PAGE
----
By Tonya Garcia, MarketWatch
Walmart Inc. is saving big bucks on an unexpected part of the business: shopping bags.
The world’s largest company by revenue expects to save $60 million annually on plastic shopping bags, “just by changing our buying process and better utilizing our scale,” Chief Financial Officer Brett Biggs said.
The remarks were made after the retail giant announced its fourth-quarter earnings on Tuesday. The earnings announcement also fell on the same day as the company’s investment community event.
Biggs also said the company is saving 15% on the cost of vests worn by sales staff, which are made with recyclable materials. Biggs said the vests are “more comfortable and more sustainable.”
This isn’t the first time Walmart (NYS:WMT) has announced savings from a random corner of the business. Back in October 2018, the company said it would save $20 million annually by switching to a new floor wax that was cheaper and made it possible to buff the floors fewer times.
While Walmart is anticipating big savings on shopping bags and associate uniforms, the impact of the coronavirus is still to be determined.
Biggs said the company anticipates a “couple of cents negative impact” in the first quarter from the coronavirus outbreak. The impact of the outbreak wasn’t included in Walmart’s fiscal 2021 outlook.
Walmart is guiding for earnings per share of $5.00 to $5.15, up 1.5% to 4.5% from fiscal 2020 adjusted EPS, e-commerce growth of around 30% and Walmart U.S. same-store sales growth of at least 2.5%, excluding fuel.
The FactSet consensus is for EPS of $5.21 and domestic same-store sales growth of 3%.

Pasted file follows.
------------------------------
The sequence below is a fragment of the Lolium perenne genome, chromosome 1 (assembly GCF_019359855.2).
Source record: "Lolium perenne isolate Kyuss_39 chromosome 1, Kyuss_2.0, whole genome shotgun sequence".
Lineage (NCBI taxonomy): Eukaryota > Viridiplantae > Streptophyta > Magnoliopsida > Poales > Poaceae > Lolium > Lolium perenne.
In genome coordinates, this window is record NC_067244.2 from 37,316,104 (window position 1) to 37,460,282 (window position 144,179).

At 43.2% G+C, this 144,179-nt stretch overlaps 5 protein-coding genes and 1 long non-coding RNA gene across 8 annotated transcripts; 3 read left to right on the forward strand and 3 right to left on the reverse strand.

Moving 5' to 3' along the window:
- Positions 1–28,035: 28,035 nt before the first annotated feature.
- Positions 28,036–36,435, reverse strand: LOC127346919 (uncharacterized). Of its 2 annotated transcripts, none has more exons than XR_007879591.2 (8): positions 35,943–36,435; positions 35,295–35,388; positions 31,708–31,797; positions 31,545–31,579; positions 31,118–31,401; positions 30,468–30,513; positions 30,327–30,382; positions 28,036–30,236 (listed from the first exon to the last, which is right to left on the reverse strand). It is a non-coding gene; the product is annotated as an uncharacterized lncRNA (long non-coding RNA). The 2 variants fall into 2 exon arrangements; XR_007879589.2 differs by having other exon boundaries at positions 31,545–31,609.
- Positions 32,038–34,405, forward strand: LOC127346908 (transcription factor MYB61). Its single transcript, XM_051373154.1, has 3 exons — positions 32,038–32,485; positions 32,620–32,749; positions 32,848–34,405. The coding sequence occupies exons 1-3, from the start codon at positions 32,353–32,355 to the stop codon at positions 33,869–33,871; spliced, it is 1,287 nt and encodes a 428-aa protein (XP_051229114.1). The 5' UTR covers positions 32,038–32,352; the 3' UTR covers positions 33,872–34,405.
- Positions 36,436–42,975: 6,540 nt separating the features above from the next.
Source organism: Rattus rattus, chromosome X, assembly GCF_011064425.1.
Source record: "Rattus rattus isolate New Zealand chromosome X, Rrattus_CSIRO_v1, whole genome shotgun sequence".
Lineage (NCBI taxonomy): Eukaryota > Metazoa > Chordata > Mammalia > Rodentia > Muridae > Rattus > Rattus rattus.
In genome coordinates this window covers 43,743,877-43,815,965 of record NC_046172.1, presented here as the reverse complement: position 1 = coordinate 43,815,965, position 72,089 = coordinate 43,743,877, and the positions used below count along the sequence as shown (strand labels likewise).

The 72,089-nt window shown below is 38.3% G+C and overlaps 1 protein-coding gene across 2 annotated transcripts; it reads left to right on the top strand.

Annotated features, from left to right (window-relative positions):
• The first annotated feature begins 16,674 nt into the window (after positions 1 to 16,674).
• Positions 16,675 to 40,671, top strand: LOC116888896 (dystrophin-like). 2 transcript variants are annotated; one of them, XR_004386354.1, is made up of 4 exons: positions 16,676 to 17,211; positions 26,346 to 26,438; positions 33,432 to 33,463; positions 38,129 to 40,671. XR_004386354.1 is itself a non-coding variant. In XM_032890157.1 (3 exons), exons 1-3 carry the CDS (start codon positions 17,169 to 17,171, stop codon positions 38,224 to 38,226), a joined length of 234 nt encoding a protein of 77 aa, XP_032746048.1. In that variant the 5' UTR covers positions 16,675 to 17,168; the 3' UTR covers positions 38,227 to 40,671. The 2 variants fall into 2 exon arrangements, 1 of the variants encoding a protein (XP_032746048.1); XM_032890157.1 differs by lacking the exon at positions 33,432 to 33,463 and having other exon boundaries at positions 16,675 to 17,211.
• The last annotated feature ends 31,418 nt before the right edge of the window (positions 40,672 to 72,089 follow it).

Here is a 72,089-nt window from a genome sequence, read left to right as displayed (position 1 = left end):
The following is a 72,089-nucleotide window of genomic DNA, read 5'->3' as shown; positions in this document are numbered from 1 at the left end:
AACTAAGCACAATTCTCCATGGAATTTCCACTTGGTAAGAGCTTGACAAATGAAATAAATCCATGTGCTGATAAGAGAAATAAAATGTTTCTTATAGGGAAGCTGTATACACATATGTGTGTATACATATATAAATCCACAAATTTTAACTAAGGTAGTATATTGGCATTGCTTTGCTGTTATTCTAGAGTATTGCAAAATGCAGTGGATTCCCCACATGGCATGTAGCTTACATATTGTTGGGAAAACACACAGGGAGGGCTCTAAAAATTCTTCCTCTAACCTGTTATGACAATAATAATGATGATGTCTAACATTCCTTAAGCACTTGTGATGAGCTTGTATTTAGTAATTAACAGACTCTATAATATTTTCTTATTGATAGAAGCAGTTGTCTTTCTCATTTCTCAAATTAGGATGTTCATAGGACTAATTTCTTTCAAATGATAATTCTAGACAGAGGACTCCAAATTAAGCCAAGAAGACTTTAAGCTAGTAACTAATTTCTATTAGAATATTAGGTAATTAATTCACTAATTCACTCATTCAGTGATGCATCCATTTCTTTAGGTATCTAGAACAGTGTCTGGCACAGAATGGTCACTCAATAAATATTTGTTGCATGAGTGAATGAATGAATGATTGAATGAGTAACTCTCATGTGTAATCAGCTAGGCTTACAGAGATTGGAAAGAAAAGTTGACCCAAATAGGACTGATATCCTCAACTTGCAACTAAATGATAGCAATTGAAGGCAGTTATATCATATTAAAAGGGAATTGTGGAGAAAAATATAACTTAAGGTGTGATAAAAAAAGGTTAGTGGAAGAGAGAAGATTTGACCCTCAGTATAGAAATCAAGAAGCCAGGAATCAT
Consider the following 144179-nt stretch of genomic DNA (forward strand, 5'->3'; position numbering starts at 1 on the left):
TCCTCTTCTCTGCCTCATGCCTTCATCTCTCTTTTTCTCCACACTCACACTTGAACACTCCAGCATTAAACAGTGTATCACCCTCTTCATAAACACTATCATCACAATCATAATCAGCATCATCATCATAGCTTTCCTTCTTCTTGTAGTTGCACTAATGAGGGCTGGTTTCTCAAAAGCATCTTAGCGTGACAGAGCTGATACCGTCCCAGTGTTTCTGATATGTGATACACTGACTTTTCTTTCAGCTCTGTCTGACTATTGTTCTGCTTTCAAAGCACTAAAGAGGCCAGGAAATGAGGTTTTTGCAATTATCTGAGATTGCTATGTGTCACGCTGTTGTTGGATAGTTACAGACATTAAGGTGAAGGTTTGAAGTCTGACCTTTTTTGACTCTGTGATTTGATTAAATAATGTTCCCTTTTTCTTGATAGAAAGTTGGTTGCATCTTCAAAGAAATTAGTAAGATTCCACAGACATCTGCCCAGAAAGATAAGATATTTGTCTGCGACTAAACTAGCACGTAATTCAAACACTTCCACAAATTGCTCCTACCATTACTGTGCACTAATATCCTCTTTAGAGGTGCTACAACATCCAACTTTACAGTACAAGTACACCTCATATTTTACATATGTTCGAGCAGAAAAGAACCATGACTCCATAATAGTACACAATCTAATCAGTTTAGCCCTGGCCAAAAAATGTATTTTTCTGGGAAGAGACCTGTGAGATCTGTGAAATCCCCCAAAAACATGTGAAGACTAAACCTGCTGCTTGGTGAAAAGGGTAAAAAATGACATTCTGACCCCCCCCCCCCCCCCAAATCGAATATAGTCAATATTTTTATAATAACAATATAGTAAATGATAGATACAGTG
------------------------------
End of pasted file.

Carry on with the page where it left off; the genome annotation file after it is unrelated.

Fourth-quarter earnings and revenue fell short, which Chief Executive Doug McMillon attributed to a variety of factors, including the shortened holiday shopping season, the shift to e-commerce and the lack of a hot toy.
Walmart raised its dividend by 2%.
“Walmart’s Q4 performance, which we characterize as tepid overall, indicates that the holiday season was if anything even more promotional than we anticipated, with its U.S. operating margin down around 75 basis points for the quarter, some of which was due to mix as lower margin food sales were strong while higher margin apparel was weak, some due to softness in key holiday categories such as toys, and some due to increased expenses around delivery,” said Charlie O’Shea, Moody’s lead Walmart analyst.
GlobalData Managing Director Neil Saunders notes that the holiday challenges at Walmart weren’t unique to that retailer. Target Corp. (NYS:TGT) , for instance, talked about the bigger-than-expected challenges of the shortened holiday season.
However, Walmart saw some cannibalization from its e-commerce business, which grew 35% in the fourth quarter, with customers opting for a digital purchase rather than going to stores, Saunders said.
Amazon.com Inc. (NAS:AMZN) didn’t help either.
“Competition from Amazon heated up across multiple categories as its spending initiatives further heightened promotional activity as it drove sales above management’s forecast, though in doing so it ‘sacrificed’ around 150 basis points of margin for the quarter,” Moody’s O’Shea said.
What also hurt was unrest in Chile, with Biggs saying that some stores in that country were destroyed during political protests. The business there is not expected to recover in the coming fiscal year.
Disruption in Chile coupled with a legal matter cost 5 cents per share in the fourth quarter. Chile hurt operating income by about $110 million.
“Overall, we think Walmart likely wasn’t immune from some of the near-term pressures like a shortened holiday season that impacted competitors such as Target during the holiday season,” wrote UBS analysts led by Michael Lasser.
“Still its early guidance leads us to believe that its current year-to-date performance in February has been strong and it’s well positioned to take further share.”
UBS rates Walmart stock neutral with a $125 price target.
Walmart stock is up 18.4% over the last year. The Dow Jones Industrial Average (DOW:DJIA) has gained 13% for the period.